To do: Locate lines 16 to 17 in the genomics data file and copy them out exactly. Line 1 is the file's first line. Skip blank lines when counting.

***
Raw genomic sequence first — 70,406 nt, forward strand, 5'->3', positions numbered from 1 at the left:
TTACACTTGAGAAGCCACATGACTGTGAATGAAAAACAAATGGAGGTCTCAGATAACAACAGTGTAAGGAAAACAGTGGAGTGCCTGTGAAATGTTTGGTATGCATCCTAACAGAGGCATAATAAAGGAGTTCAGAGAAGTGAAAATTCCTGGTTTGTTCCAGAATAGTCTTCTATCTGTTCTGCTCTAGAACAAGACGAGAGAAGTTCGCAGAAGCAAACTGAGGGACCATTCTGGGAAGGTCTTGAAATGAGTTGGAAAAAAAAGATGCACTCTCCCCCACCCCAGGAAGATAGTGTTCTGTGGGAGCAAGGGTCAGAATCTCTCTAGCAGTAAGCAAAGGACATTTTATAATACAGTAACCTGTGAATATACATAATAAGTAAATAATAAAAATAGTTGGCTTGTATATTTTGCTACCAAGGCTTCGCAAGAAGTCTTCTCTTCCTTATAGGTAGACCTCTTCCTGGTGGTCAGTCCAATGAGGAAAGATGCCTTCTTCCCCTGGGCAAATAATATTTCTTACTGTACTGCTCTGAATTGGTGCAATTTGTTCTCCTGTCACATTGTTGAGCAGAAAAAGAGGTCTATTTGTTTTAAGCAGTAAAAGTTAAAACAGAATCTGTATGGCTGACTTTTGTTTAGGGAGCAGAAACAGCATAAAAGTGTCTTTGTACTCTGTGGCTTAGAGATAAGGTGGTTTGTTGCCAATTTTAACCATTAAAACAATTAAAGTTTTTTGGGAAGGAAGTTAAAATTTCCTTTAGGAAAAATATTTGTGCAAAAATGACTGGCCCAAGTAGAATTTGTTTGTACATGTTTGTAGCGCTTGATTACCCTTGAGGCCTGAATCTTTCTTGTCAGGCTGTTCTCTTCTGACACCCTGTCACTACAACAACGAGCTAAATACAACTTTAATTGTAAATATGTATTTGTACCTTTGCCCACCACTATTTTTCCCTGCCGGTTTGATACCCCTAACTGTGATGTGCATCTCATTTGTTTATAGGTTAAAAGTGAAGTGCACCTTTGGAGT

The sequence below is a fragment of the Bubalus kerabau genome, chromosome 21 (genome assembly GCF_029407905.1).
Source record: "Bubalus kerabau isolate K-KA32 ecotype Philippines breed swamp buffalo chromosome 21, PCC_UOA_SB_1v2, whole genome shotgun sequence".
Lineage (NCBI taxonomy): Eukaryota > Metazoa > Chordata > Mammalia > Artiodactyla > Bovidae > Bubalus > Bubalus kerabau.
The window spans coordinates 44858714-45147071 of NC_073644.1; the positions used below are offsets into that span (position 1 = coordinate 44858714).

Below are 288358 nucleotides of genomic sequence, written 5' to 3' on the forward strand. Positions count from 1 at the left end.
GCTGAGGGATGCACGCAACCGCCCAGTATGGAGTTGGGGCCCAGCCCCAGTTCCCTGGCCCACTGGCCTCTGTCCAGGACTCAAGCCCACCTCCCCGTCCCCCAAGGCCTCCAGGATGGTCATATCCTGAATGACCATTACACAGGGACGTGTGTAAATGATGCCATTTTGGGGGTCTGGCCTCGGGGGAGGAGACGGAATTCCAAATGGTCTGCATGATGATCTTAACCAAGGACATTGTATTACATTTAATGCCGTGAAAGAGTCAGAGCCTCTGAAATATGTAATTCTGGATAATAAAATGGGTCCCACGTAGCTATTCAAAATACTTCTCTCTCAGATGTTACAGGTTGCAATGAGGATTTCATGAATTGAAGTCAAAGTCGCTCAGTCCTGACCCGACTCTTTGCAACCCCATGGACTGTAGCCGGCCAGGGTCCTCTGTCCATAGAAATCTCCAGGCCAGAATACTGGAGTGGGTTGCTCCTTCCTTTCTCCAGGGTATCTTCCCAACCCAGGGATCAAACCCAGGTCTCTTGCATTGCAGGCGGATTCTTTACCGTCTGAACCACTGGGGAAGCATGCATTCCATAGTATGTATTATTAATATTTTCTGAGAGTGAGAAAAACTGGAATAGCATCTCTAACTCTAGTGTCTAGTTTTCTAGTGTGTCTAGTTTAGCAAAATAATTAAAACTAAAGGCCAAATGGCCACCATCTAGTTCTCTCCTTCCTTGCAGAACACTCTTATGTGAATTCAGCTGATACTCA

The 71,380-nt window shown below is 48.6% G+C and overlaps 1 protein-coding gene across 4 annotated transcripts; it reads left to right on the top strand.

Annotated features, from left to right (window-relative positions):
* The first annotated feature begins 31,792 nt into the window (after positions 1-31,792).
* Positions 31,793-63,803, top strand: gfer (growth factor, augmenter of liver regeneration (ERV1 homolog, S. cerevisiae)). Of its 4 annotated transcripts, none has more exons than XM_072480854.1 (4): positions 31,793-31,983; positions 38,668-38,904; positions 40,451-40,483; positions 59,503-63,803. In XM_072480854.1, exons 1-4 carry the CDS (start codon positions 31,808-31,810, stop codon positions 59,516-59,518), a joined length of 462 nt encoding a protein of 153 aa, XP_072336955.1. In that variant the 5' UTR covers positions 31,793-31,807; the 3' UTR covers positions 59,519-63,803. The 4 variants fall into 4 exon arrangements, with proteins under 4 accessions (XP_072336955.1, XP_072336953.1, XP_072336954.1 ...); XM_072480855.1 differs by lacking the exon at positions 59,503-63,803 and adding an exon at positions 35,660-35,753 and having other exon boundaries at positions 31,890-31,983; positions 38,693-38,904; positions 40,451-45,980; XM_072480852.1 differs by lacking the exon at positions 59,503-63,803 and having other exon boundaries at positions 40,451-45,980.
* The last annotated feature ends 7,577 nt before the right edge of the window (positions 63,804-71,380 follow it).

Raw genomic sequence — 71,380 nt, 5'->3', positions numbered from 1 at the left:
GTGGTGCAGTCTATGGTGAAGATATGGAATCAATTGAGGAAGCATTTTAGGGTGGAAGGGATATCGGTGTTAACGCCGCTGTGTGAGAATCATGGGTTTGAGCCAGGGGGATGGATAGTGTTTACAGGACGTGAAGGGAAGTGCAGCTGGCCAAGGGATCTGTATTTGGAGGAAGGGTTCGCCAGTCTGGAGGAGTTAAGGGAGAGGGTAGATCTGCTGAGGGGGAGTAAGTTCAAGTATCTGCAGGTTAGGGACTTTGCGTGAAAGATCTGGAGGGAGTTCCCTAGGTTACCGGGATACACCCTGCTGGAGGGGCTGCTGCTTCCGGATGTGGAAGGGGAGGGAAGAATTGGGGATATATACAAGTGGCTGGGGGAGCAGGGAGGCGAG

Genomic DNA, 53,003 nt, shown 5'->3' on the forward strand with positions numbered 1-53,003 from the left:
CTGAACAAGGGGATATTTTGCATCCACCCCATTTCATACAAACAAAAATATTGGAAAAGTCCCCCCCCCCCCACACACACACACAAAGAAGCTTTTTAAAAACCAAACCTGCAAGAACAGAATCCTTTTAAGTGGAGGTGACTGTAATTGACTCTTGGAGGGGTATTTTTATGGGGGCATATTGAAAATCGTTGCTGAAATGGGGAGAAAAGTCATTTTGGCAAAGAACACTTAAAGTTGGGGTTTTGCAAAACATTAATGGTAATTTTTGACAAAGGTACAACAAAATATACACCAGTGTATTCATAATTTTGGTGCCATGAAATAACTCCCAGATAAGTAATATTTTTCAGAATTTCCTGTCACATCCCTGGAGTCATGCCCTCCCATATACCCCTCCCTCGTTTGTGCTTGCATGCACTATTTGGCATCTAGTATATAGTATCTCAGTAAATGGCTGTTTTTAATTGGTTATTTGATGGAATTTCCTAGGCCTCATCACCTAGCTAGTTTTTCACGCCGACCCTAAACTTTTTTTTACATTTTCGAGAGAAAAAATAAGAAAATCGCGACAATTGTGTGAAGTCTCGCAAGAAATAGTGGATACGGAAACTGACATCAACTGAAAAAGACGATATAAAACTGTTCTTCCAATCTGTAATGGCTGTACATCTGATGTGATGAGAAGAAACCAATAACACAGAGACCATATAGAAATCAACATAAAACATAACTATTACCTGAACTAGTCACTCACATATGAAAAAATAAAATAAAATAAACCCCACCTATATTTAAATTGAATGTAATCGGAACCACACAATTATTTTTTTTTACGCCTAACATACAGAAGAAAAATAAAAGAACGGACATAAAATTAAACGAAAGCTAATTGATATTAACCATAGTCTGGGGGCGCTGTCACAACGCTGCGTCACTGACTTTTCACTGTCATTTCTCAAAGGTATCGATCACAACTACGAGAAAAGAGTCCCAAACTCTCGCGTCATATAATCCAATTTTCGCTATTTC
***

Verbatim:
Genomic DNA, 53,003 nt, shown 5'->3' on the forward strand with positions numbered 1-53,003 from the left:
CTGAACAAGGGGATATTTTGCATCCACCCCATTTCATACAAACAAAAATATTGGAAAAGTCCCCCCCCCCCCACACACACACACAAAGAAGCTTTTTAAAAACCAAACCTGCAAGAACAGAATCCTTTTAAGTGGAGGTGACTGTAATTGACTCTTGGAGGGGTATTTTTATGGGGGCATATTGAAAATCGTTGCTGAAATGGGGAGAAAAGTCATTTTGGCAAAGAACACTTAAAGTTGGGGTTTTGCAAAACATTAATGGTAATTTTTGACAAAGGTACAACAAAATATACACCAGTGTATTCATAATTTTGGTGCCATGAAATAACTCCCAGATAAGTAATATTTTTCAGAATTTCCTGTCACATCCCTGGAGTCATGCCCTCCCATATACCCCTCCCTCGTTTGTGCTTGCATGCACTATTTGGCATCTAGTATATAGTATCTCAGTAAATGGCTGTTTTTAATTGGTTATTTGATGGAATTTCCTAGGCCTCATCACCTAGCTAGTTTTTCACGCCGACCCTAAACTTTTTTTTACATTTTCGAGAGAAAAAATAAGAAAATCGCGACAATTGTGTGAAGTCTCGCAAGAAATAGTGGATACGGAAACTGACATCAACTGAAAAAGACGATATAAAACTGTTCTTCCAATCTGTAATGGCTGTACATCTGATGTGATGAGAAGAAACCAATAACACAGAGACCATATAGAAATCAACATAAAACATAACTATTACCTGAACTAGTCACTCACATATGAAAAAATAAAATAAAATAAACCCCACCTATATTTAAATTGAATGTAATCGGAACCACACAATTATTTTTTTTTACGCCTAACATACAGAAGAAAAATAAAAGAACGGACATAAAATTAAACGAAAGCTAATTGATATTAACCATAGTCTGGGGGCGCTGTCACAACGCTGCGTCACTGACTTTTCACTGTCATTTCTCAAAGGTATCGATCACAACTACGAGAAAAGAGTCCCAAACTCTCGCGTCATATAATCCAATTTTCGCTATTTC